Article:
For renewable fuels, biodiesel was produced on 4,099 farms and ethanol on 2,397. Small hydro systems were used on about 1300 farms and methane digesters on 537.

The census reveals there are now 3.28 million farmers operating 2.1 million farms on 914.5 million acres of farmland across the United States. Those numbers are all lower than 2007 when the census reported 3.18 million farmers, 2.2 million farms and 922 million acres. The top 5 states for agricultural sales were California ($42.6 billion); Iowa ($30.8 billion); Texas ($25.4 billion); Nebraska ($23.1 billion); and Minnesota ($21.3 billion). Corn and soybean acres topped 50 percent of all harvested acres for the first time.

Census data is available from USDA online and a recording of the webcast release of the census data is here: USDA Releases 2012 Census Data

ACORE & Lockheed Martin Partner on Energy Education

Lockheed Martin and the American Council On Renewable Energy (ACORE) have formed a partnership to promote renewable energy education through a sponsorship with NASCAR Green, the sustainability arm of the National Association for Stock Car Auto Racing, Inc.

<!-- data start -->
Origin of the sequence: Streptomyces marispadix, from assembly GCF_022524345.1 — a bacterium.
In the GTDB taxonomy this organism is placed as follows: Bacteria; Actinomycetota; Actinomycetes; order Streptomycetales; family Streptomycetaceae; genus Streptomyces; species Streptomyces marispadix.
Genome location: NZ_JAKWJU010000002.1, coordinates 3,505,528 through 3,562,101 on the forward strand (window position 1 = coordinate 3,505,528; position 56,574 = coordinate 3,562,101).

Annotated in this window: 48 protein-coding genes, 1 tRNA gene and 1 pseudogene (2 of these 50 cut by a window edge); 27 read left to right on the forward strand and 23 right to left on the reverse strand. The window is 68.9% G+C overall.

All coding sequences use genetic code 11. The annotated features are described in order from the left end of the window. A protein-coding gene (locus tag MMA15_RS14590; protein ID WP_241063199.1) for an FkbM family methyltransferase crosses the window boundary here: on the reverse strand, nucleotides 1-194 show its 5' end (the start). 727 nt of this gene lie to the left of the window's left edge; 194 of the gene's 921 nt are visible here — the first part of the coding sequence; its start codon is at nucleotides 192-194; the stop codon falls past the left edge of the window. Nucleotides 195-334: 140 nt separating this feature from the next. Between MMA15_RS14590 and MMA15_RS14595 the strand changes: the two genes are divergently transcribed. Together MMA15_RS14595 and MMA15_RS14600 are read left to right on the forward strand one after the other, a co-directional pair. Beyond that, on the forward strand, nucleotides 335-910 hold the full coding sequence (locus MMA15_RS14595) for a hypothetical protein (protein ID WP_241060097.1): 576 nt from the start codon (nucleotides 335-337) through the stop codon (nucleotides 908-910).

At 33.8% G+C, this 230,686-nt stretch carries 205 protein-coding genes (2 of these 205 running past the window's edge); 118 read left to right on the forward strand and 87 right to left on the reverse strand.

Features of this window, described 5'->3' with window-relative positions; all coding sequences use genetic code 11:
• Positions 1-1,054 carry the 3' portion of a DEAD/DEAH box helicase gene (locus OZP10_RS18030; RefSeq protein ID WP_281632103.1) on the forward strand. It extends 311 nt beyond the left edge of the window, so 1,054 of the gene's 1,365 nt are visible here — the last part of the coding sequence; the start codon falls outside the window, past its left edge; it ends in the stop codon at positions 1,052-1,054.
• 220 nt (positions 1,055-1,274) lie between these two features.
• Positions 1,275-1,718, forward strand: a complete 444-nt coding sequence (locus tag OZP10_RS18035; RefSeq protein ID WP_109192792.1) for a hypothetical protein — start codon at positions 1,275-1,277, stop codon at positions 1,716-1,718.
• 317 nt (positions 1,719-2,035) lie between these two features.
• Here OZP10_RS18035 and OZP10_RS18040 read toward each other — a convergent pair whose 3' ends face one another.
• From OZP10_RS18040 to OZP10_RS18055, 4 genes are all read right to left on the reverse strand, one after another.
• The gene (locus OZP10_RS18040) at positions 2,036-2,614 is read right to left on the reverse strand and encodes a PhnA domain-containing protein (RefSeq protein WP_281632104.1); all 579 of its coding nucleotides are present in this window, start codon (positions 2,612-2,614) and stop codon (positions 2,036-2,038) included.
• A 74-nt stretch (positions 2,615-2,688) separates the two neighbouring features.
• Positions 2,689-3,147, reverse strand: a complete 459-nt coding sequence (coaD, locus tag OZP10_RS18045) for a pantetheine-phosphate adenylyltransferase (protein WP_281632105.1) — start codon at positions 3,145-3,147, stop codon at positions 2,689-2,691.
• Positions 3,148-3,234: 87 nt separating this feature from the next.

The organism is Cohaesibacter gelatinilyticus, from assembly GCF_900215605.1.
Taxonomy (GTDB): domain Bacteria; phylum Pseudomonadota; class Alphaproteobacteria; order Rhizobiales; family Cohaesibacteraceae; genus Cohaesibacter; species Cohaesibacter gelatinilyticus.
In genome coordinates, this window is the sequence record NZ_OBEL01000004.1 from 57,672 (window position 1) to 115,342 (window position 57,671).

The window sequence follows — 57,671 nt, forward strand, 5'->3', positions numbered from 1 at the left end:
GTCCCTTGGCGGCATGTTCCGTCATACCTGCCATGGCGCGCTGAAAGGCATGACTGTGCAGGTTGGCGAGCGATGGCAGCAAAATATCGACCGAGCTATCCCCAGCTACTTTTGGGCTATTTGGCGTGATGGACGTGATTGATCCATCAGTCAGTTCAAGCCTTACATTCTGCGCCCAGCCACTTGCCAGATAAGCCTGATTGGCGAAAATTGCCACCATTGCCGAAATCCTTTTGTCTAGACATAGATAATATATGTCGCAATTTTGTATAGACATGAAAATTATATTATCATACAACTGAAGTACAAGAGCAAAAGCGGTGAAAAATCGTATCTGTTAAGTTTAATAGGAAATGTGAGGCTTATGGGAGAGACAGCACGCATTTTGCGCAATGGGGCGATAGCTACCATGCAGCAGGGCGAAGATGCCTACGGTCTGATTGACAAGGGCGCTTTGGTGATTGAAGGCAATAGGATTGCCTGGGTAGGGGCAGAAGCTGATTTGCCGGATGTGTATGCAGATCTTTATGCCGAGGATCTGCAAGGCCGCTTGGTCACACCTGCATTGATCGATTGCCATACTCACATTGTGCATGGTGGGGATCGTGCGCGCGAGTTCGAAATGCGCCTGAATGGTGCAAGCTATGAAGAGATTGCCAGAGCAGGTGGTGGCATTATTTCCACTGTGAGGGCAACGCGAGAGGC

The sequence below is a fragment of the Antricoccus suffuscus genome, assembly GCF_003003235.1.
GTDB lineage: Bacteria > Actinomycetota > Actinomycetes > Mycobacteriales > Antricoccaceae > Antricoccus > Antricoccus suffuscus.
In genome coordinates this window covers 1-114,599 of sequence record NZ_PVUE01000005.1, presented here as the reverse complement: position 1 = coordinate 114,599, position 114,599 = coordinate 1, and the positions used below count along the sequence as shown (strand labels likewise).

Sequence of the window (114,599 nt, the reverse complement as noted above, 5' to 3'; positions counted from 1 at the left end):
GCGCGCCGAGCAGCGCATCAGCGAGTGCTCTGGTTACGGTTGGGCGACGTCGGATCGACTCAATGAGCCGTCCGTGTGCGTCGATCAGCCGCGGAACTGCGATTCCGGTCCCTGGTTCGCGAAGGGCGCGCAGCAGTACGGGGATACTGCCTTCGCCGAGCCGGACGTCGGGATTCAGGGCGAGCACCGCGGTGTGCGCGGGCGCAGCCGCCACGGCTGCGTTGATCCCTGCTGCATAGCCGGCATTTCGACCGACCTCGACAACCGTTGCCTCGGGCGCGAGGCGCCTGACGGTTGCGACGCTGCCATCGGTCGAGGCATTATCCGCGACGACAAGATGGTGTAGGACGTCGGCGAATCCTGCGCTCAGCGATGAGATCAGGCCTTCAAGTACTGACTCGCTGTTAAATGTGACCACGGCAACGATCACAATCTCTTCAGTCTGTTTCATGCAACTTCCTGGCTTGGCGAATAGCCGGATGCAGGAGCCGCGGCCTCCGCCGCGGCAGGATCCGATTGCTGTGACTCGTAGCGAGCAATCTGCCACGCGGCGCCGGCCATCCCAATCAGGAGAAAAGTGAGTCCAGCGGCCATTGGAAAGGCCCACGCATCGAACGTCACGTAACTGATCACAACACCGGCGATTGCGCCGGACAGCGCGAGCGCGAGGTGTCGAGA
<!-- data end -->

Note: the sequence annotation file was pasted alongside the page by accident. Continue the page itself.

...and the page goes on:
“At Lockheed Martin, we’ve been committed to providing innovative energy solutions for decades and we are thrilled to now work alongside ACORE and NASCAR to educate and inspire fans to go green,” said Frank Armijo, vice president of energy solutions at Lockheed Martin. “By helping fans learn more about renewable energy, we can help build a strong, sustainable future.” ACORE Lockheed NASCAR Green Infographic